An overview of SEA as yet another appraisal method in the
Strategic Environmental Assessment (SEA), is the most recent addition to
the established list of Integrated Environmental Management tools (IEM).
These tools include Environmental Impact Assessments (EIAs)
and Environmental Management Systems (EMS), Strategic Environmental
Management Frameworks (SEMFS) and
Strategic Environmental Management Plans (SEMPS).
The introduction of SEA has resulted from the limitations of
project-specific EIAs and the need to ensure that those environmental issues
are proactively addressed in policies, plans and programmes (Versfeld,
SEA in South Africa
SEA has rapidly emerged as a tool for planning and environmental
management in South Africa. Most South African SEAs have been initiated as a
result of consensus amongst provincial government representatives and
development proponents that environmental issues should be addressed at an
early stage of the project life cycle.
It is often seen that a tiered approach is followed with SEA initiatives
in South Africa. In this approach SEA is intended to be part of an ongoing
process of environmental assessment and management. SEA may tier to stages
of detailed planning, project EIAs or Environmental Management Systems.
SEA and the International Context
Internationally SEA attempts to integrate environmental factors and
sustainability goals into the main stream of development policy making, as
called for by the Brundtland Commission and Agenda 21 (Sadler,
1996). However, the adoption and use of SEA varies both geographically
and with regard to the levels and sectors of decision-making that are
addressed. Only a few countries have established formal SEA systems,
although others are in the process of doing so or have acknowledged the
importance of applying SEA. In general, the acceptance of SEA to plans and
programs is more widely accepted than policy level SEA (CSIR,
SEA is in many ways a prototype of this new approach to environmental
issues. It requires institutions to consider the consequences of a wide
range of alternatives and actions to be considered at an early stage during
the planning process. It also intends to choose the most appropriate action
on environmental as well as socio-economic grounds, and to minimise any
remaining environmental impacts. It is thus characterised by its strategic
nature and its emphasis on preventing environmental damage. SEA requires
environmental data as the basis for its predictions; as well as greater
institutional co-operation to collect the data and to make consistent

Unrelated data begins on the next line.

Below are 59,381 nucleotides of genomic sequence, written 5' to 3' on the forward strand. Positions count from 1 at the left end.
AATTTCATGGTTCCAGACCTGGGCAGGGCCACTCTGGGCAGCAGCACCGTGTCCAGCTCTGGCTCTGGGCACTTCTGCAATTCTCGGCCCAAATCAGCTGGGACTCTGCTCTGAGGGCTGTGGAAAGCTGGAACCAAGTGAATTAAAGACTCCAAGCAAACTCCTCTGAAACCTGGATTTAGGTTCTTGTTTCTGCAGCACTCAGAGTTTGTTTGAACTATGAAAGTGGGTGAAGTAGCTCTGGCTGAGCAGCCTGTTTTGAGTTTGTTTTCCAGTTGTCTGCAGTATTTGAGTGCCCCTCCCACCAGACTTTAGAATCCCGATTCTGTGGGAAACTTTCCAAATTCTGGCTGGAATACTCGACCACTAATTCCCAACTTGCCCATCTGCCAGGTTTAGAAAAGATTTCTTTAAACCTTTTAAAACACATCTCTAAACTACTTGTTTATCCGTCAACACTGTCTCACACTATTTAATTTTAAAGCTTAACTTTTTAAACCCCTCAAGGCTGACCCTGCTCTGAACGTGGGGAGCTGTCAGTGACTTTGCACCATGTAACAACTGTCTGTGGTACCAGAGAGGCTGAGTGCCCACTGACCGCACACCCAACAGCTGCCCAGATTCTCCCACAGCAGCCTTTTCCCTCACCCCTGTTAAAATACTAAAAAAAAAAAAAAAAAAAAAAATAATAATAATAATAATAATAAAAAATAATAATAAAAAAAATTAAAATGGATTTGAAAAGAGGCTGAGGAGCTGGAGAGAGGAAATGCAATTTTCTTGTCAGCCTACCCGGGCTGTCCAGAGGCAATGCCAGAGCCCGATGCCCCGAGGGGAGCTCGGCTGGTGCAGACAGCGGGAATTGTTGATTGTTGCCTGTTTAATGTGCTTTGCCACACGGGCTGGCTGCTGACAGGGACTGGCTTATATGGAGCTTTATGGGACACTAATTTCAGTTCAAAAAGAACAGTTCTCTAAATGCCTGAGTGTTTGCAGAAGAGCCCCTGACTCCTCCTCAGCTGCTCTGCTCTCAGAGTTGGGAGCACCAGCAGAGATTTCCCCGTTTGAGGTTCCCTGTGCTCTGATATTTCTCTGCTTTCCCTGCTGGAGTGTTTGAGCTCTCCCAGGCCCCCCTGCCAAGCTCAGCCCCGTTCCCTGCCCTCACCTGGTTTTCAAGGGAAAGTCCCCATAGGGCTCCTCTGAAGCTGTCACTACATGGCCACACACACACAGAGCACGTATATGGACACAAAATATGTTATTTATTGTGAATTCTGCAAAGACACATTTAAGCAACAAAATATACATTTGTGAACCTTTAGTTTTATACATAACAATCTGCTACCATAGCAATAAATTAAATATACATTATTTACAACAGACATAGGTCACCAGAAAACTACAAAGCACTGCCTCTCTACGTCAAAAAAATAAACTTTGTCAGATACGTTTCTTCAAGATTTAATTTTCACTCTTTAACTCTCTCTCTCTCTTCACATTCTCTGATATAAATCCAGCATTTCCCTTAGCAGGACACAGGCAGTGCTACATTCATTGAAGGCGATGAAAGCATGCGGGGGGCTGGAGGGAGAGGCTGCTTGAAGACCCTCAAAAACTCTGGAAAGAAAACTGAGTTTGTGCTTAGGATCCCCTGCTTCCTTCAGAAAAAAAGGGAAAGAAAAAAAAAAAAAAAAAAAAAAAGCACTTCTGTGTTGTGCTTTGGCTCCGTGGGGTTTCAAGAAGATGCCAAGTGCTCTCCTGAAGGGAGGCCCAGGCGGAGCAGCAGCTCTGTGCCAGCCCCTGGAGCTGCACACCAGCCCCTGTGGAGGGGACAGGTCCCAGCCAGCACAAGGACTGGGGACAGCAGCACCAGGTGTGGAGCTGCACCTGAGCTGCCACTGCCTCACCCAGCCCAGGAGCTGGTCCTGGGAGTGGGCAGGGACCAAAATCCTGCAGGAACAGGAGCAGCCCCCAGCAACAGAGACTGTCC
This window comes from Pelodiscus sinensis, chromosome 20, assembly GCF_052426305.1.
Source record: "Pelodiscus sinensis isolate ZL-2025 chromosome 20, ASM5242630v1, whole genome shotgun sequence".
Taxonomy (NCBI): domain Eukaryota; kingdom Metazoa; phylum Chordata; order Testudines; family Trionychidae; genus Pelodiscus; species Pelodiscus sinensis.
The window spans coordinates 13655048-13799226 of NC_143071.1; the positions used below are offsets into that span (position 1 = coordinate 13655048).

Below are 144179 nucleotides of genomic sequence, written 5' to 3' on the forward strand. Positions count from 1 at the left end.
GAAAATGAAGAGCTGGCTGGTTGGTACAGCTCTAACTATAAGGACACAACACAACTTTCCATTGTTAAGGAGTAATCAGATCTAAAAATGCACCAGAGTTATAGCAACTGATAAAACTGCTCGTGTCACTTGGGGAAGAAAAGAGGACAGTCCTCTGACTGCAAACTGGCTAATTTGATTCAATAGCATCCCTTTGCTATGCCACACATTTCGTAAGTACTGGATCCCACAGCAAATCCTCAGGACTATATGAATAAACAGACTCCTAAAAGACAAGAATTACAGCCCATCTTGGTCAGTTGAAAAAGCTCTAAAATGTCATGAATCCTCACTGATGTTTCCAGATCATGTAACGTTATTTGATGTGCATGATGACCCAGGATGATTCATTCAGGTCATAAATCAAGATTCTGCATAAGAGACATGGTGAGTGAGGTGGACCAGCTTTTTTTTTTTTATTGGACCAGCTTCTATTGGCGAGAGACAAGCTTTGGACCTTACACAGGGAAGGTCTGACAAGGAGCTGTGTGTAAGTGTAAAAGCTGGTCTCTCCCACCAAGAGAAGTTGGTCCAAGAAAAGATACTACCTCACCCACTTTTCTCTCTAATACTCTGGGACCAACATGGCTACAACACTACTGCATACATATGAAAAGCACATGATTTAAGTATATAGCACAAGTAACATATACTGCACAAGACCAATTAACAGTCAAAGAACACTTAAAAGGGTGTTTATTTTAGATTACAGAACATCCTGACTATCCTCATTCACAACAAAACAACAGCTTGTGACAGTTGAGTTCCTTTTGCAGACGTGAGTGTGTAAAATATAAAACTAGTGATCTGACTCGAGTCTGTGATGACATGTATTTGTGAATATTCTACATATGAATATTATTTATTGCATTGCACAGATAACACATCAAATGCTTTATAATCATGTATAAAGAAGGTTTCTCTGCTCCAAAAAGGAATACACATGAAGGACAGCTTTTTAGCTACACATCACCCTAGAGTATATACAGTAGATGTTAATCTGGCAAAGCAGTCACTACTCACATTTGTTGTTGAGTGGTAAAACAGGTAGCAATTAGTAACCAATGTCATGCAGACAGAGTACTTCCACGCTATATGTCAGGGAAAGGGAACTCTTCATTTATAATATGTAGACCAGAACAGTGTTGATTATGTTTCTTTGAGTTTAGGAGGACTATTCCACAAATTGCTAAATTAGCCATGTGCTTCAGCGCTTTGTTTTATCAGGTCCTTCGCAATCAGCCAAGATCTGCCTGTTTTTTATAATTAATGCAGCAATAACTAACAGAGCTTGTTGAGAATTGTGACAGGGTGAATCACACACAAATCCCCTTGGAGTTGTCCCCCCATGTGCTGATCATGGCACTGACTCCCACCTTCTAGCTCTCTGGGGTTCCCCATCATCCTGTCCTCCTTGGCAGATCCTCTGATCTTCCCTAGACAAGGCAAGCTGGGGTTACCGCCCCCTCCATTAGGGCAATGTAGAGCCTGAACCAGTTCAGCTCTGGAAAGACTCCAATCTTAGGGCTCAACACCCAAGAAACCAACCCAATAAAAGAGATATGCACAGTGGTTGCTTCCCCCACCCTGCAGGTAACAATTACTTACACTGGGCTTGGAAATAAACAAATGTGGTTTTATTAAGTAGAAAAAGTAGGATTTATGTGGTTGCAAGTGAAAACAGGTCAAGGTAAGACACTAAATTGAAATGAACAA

predictions. By requiring planning decisions to be made in a more rational
and transparent approach, SEA is likely to promote both equity and public
participation (Therivel et al; 1995).
The methodology behind SEA and its approach
SEA is at present a generic term that is not yet linked to a clearly
established methodology. It is thus important to recognise that there is no
definite approach to SEA, either in South Africa or internationally.
However, commonalties between different SEA processes can be identified and
have been used to develop a set of principles, which provide some
characterisation of SEA. These principles are based on practical experience
in South Africa and the tracking of international trends.
Two of the main principles for SEA are its flexible approach and its
focus on the environment. This flexibility allows it to be applied at high
levels of planning, policy formulation and decision making processes.
Furthermore, SEA can be applied at different spatial scales and across
The focus of SEA is on the environment (social, economic and biophysical)
and the assessment of the effect of the environment on development, whereas
EIAs assess the effect of development on the environment, should development
take place. SEA is therefore an important tool for the promotion of
sustainable development (CSIR, 1997).
Other SEA principles are as follows:
- SEA identifies the opportunities and constraints that the environment
places on development.
- SEA is part of an ongoing process or tiered approach to environmental
assessment and management.
- SEA is a flexible process, which is adaptable to the policy, planning
and sectoral development cycle.
- SEA is a participative process, which is stakeholder driven.
- SEA is set within the context of a vision and presents alternative
- SEA sets the criteria for levels of environmental quality or limits of
- The scope for SEA is defined within the wider context of environmental
- SEA is linked to sustainability.
SEA is not a procedure that can always be taken "off the
shelf". This is because the issues, needs and priorities expressed by
the users or clients of the SEA, define the form of SEA. It is important to
note that the flexibility of SEA is to be applied for different purposes at
different scales. As a result of the flexibility of SEA in its application
and approach, it should be noted that few SEAs would adopt all the
principles outlined above. However, no SEA should contradict any of the
SEA does not attempt to replace or contradict existing planning and
policy-making mechanisms. Instead, it complements these mechanisms by
offering a tool which addresses issues of resource use, efficiency and